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Technical Information Papers
ITOPF's series of Technical Information Papers has been updated and expanded to reflect technological advances and ITOPF's more recent collective experience on a wide range of marine pollution topics. Each paper covers a specific subject in a concise manner, illustrated with photographs and diagrams.
(Hard copies are also available in English, French and Chinese. One set is available free of charge. Additional TIPs are charged at £1 per paper (ie £17 per set) plus postage. If more than 10 sets are ordered, the cost reduces to £12 per set plus postage. For further information, contact Terry Goodchild.)
Available in the following languages:
(Currently only Japanese TIPs 1-9 available; Japanese TIPs 10-17 will be available later this year.)
This paper describes the combined effects of the various natural processes acting on spilled oil, collectively known as ‘weathering’. Factors which determine whether or not the oil is likely to persist in the marine environment are considered together with the implications for response operations.
This paper describes the principles of boom design and the two main modes of operation, namely towing by vessels at sea and mooring in shallow or inshore waters.
This paper provides an overview of the use and limitations of dispersants on floating oil, as one of a range of options available for response to ship-source marine oil spills.
This paper describes the fundamental requirements for the successful use of skimmers in the situations most likely to be encountered during an oil spill and should be read in conjunction with other ITOPF papers in this series, in particular, on the use of booms, shoreline clean-up techniques and the disposal of oil.
In cases of large spills, the source of stranded oil may be obvious, but the question of identification frequently arises when a small amount of oil is involved and compensation is sought for damage or clean-up costs. The purpose of this paper is to assist the reader in recognising both the type and quantity of oil on differing shorelines.
This paper considers the types of sorbents available and how they may be used beneficially in a response. It should be read in conjunction with other ITOPF papers in this series, particularly on the use of booms, the use of skimmers, shoreline clean-up techniques and the disposal of oil and debris.
This paper considers many of the situations encountered in a response to ship-source pollution and explains how effective leadership, command and management can maximise the success of response operations. Many of the subjects touched on are discussed in greater detail in other ITOPF papers in this series, as listed on the back cover, but in particular, the paper on Contingency Planning for Marine Oil Spills.
This paper describes the effects of ship-source oil pollution on fishing and mariculture and provides guidance on response measures and management strategies which may help to reduce the severity of oil spill impacts. Damage to other economic resources is considered in a separate Technical Information Paper.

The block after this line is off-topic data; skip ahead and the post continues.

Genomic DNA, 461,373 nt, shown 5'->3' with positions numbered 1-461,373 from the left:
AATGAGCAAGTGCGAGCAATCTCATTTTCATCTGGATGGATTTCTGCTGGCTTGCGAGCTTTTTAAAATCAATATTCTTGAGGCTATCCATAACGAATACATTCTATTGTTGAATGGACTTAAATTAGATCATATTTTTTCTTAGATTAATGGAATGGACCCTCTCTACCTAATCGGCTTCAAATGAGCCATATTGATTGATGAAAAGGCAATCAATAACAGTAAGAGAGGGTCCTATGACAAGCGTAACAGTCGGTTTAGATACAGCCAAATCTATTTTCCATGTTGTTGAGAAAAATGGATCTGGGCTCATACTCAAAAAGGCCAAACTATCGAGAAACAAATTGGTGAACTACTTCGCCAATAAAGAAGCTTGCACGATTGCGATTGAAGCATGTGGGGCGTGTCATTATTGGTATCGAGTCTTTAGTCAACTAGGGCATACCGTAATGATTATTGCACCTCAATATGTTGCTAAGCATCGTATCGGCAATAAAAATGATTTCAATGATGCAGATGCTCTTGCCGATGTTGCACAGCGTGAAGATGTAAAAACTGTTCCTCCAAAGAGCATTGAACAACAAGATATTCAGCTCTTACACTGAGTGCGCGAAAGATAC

This paper considers some of the effects of oil spills on a variety of coastal industries and social activities and considers measures which might reduce their impact. Given their particular importance, the effects of oil spills on fisheries and mariculture are considered in a separate Technical Information Paper.
This paper describes the effects of ship-source oil spills and resultant clean-up activities on marine flora and fauna, and their habitats. Particular attention is devoted to discussing the complex interactions between oil and biological systems, which have been the subject of diverse studies over many years. Separate ITOPF papers consider the specific effects of oil on fisheries and mariculture and on wider human activity.
This paper provides a broad overview of the monitoring and sampling procedures that can be used for qualitative and quantitative monitoring of oil contamination. While qualitative analyses can confirm the source of oil contamination, monitoring programmes are often concerned with the quantitative changes in hydrocarbon levels over time. Guidance on analytical best practice is given and common terminology is explained. However, the techniques and observations required to monitor specific ecological or biological effects and to monitor contaminants in the air are beyond the scope of this paper.
This paper provides guidance on the information to be recorded and the documentation or other evidence required to support a claim. The process by which a claim should be compiled and submitted is also outlined. This paper is applicable primarily to spills of oil from ships although many of the points raised will be relevant to spills of oil from other sources
This paper outlines the typical format and content of contingency plans for response to ship-source spills and highlights the key steps required for an effective plan.
This paper provides an introduction to the issues involved in responding to chemical spills and addresses the range of hazards present, the behaviour of chemicals when spilt at sea and briefly reviews available response options.